Just this week, Cisco's chief executive, John Chambers, said in Beijing that the company's 15 Chinese manufacturing partners would provide $650 million worth of parts this year to Cisco, whose rapidly growing sales in China are approaching a half-billion dollars a year.
Foe of globalization
In his presidential campaign, Nader is making a special appeal to American workers who have become victims of the trend toward globalization.
Asked to explain the seeming disparity between his rhetoric and his investment choices, Nader says he invests only in companies he considers socially conscious, based on what they produce and how they treat their workers. He avoids those, like General Motors, that he is actively campaigning against, he adds.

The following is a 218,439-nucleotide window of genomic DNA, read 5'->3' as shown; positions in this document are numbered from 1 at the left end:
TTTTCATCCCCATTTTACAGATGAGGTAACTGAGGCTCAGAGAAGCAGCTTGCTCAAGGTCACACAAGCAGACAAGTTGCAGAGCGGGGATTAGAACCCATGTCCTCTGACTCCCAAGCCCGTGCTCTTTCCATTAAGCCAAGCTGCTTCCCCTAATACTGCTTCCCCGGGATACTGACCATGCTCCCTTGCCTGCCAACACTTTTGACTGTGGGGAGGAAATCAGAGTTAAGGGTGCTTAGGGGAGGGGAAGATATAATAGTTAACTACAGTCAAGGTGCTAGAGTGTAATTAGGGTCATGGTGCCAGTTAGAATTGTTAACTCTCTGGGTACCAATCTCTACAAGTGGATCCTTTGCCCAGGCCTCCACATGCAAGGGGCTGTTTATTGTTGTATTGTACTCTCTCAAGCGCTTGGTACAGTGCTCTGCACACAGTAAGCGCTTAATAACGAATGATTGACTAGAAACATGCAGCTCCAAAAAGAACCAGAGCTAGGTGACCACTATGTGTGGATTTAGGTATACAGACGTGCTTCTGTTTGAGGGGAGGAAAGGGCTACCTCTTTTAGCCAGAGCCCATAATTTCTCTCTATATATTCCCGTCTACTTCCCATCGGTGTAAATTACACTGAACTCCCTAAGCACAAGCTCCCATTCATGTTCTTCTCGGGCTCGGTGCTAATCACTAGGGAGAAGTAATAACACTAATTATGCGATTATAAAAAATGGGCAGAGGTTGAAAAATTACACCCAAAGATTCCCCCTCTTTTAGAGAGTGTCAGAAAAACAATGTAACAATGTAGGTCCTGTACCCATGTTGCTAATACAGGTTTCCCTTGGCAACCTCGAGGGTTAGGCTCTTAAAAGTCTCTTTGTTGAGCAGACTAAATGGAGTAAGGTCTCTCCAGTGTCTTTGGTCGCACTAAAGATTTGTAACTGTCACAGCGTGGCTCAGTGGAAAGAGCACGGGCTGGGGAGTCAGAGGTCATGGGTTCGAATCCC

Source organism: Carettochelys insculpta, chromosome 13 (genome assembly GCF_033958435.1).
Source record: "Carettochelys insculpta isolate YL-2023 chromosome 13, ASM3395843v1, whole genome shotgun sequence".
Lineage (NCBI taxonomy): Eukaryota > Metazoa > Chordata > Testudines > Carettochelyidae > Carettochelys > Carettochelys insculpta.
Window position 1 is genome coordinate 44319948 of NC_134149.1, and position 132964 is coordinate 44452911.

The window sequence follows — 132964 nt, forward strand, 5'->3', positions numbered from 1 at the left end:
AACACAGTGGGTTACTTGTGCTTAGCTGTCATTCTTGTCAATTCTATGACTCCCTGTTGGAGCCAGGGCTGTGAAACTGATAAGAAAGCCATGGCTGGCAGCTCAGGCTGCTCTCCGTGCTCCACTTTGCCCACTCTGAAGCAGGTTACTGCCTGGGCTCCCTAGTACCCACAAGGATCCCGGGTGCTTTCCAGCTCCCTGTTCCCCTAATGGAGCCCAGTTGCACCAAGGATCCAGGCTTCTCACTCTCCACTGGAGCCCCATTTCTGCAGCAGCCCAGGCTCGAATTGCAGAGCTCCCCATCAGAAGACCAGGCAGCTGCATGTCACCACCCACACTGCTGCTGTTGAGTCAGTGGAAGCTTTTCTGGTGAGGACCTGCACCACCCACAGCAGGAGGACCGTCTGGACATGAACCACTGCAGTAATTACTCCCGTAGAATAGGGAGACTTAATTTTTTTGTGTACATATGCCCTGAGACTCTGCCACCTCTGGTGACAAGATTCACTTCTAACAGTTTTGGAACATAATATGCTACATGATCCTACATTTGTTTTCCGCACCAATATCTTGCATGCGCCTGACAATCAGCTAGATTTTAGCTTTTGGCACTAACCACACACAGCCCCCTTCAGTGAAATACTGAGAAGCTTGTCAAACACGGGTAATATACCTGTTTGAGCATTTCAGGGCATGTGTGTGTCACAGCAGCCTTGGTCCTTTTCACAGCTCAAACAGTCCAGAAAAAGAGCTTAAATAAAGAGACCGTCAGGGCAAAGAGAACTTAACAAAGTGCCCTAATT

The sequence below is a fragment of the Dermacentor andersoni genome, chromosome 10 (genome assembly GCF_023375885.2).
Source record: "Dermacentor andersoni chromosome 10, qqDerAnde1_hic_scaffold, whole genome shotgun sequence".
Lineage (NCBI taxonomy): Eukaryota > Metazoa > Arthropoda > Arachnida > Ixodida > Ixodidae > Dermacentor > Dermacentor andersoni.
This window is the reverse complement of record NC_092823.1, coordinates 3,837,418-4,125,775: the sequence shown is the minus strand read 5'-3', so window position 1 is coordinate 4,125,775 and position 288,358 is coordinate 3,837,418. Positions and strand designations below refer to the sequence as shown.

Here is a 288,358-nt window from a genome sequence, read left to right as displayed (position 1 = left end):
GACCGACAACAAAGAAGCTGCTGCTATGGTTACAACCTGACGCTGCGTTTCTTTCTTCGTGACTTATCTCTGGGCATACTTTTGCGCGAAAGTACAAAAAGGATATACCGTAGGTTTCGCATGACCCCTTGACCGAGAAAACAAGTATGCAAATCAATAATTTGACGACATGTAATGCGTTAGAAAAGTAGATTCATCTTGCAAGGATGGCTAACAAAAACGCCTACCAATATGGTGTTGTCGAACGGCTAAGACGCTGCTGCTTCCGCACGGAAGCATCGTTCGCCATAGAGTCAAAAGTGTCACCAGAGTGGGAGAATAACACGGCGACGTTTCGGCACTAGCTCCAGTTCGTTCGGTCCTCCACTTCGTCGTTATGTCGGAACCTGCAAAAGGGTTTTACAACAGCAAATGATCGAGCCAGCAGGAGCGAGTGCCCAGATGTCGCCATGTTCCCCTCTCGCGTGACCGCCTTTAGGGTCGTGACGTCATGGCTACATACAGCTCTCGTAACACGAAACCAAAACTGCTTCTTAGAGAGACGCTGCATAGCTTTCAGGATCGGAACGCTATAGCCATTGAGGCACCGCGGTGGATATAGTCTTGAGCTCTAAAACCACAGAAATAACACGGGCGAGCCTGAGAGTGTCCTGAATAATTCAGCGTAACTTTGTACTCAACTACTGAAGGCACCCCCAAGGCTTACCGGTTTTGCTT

But Nader says it is impossible to avoid potential conflicts, and, if you looked hard enough, "you wouldn't invest in anything."
"Put your money in the local bank and you're hooked into Beijing, one way or the other," he says. "They're all hooked in. You live in a capitalist society."
If it turns out someday that Cisco is guilty of irresponsible corporate behavior, "I'll blast them," he adds.
Nader says he built his fortune on money that he began saving back in the 1970s from speaking fees and writings.
Hefty speaking fees
He currently receives up to $13,500 per speech (he gave 60 for pay during the 16-month period covered by the report).
On one day last July, he received a total of $25,500 for two speeches in California, to the Los Angeles Department of Water and Power and a pension and benefits conference in San Diego.
Among others who paid fees of $12,000 or more to hear Nader speak between February 1999 and this month were the American Chemical Society, the American Bar Association, the Institute of Bioremediation in San Diego and EarthWeb, an information technology company.